The Appellants submitted that the test was a Court-based one, with judges having responsibility to make an evaluation of the reasonable options upon hearing expert evidence at trial. Their position was that there should be no filtering by the clinician in establishing the menu of treatment options and a patient should be told all the alternative treatment options, as to do otherwise would be to ‘hollow out’ the patient-centred approach in Montgomery and see a shift back to Bolam paternalism.  By contrast, the Respondent submitted that the assessment of reasonable treatment options could only be an exercise of professional skill and judgment as governed by Bolam. As per Lord Boyd in AH v Greater Glasgow Health Board [2018] CSOH 57, all treatments that were ‘clinically appropriate’ and could objectively treat the condition diagnosed, should be disclosed to the patient and not only the clinician’s recommended course of treatment.

The Court unanimously found in favour of the Respondent and dismissed the appeal. The Court held that, when obtaining informed consent, it is for the doctor to decide on the ‘menu’ of the reasonable alternative treatment options by applying clinical and professional judgment – this is the “Professional Practice Test”.  Once the ‘menu’ of clinically appropriate alternatives has been determined, a doctor must provide a patient with all of those options and will then still need to explain the comparative risks and benefits of each of the reasonable options ‘on the table’, thus allowing the patient to then assess the materiality of the risks explained.  The Supreme Court held that a doctor does not need to advise a patient of each and every alternative treatment option available as doing so would bombard the patient with information.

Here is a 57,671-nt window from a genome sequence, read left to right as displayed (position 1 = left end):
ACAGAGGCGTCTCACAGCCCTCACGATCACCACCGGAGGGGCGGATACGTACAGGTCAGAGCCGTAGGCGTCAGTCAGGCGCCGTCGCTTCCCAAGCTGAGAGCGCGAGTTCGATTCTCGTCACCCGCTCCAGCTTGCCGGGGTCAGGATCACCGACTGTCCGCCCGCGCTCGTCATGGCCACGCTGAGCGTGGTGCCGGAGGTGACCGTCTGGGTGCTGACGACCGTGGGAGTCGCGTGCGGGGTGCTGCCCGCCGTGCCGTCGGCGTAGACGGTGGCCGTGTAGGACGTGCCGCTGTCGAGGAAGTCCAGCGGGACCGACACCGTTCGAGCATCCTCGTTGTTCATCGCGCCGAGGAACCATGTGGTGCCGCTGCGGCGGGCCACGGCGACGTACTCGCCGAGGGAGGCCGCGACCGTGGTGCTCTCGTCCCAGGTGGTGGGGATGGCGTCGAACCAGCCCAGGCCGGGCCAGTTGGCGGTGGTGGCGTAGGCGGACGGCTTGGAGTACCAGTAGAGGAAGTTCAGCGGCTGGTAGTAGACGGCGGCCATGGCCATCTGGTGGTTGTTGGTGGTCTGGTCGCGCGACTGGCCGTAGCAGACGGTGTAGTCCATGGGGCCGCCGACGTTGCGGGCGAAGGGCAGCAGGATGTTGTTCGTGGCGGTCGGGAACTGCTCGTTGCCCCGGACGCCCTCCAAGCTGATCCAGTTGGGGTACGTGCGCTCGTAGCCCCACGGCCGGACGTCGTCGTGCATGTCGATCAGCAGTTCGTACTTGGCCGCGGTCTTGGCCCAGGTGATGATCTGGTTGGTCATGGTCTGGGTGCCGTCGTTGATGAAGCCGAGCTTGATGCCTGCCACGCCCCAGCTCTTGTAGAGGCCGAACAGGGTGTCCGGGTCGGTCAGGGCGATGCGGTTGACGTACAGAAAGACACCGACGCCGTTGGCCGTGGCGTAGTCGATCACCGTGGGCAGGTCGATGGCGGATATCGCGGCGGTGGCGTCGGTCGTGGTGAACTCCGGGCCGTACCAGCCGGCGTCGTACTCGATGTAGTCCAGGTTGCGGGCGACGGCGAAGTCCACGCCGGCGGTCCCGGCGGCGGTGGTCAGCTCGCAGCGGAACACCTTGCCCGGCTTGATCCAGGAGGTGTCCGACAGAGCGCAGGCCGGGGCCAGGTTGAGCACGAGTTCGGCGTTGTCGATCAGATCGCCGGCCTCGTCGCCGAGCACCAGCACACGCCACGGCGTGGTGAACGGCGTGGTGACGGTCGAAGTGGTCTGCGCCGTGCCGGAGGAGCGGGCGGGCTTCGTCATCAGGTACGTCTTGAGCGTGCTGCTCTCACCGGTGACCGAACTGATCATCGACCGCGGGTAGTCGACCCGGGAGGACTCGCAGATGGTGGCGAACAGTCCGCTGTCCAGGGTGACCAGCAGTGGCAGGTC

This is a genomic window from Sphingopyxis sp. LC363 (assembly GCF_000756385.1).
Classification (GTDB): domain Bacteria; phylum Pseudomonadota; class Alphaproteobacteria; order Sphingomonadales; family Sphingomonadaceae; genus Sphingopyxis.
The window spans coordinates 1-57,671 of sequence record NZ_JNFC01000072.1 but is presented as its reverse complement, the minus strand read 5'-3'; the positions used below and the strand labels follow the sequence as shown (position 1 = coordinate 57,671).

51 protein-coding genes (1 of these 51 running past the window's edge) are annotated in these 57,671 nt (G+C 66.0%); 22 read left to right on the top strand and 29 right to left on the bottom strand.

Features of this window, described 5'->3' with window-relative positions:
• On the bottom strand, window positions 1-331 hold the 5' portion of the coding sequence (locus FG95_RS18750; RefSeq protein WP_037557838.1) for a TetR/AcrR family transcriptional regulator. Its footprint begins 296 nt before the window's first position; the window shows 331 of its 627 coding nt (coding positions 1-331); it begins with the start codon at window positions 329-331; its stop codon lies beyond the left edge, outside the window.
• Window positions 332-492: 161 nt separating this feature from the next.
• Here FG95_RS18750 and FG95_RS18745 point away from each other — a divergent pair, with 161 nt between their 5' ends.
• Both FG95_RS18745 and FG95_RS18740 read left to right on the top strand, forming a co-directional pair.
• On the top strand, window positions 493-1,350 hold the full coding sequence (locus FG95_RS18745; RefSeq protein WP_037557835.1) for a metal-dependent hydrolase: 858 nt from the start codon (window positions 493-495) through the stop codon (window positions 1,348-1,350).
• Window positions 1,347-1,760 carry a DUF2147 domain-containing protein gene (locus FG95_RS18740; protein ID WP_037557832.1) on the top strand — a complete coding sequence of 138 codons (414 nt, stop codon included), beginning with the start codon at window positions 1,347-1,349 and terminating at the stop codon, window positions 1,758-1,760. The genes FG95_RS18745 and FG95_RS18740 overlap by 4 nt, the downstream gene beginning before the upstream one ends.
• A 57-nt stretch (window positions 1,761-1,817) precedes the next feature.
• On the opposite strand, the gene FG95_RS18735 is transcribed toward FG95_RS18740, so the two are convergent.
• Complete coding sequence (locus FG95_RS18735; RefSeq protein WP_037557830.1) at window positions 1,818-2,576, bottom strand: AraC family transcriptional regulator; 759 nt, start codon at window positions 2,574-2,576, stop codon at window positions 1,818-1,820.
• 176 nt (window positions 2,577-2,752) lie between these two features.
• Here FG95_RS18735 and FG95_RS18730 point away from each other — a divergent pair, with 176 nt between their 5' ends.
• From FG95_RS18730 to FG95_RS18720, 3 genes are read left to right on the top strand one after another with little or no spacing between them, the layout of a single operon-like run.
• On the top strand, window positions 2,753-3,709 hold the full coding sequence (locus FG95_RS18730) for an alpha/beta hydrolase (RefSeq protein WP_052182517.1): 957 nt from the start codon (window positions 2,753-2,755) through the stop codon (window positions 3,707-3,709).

The Supreme Court has now resolved the residual tension between Montgomery and Bolam and has removed the uncertainty for clinicians about feeling obliged to advise of all possible treatments, including more doubtful fringe options, so resulting in patients being inundated with options which could be unreasonable in the circumstances.

When a Court comes to apply the “Professional Practice Test” and review whether informed consent was obtained, the doctor’s professional clinical judgment and discretion, when determing the reasonable alternative options, must be supported by a responsible body of medical opinion which will be borne out in the expert evidence.

In June 2023, the Court of Appeal handed down an important judgment in the case of Sidra Bilal & Hassaan Aziz Malik (Administrators on behalf of the estate of Mukhtar Malik, deceased) v St George’s University Hospitals NHS Foundation Trust [2023] EWCA Civ 605 where Bevan Brittan represented the Defendant NHS Trust. The Court of Appeal handed down judgment before McCulloch was heard in the Supreme Court and Lady Justice Davies took the view that the Bolam test is still applicable in cases of informed consent where it is alleged that alternative treatments should have been considered.

It is reassuring that the Court of Appeal and the Supreme Court are in agreement when it comes to the roles of the patient and the doctor in the consenting process. The Supreme Court’s decision reinforces the position that obtaining informed consent is a discussion and a process between the doctor and the patient, who both have important roles to play. The Supreme Court has not rejected Montgomery but its application has been clarified which will be a welcome development for many.

This article was co-written by Geordie Milne, Trainee Solicitor.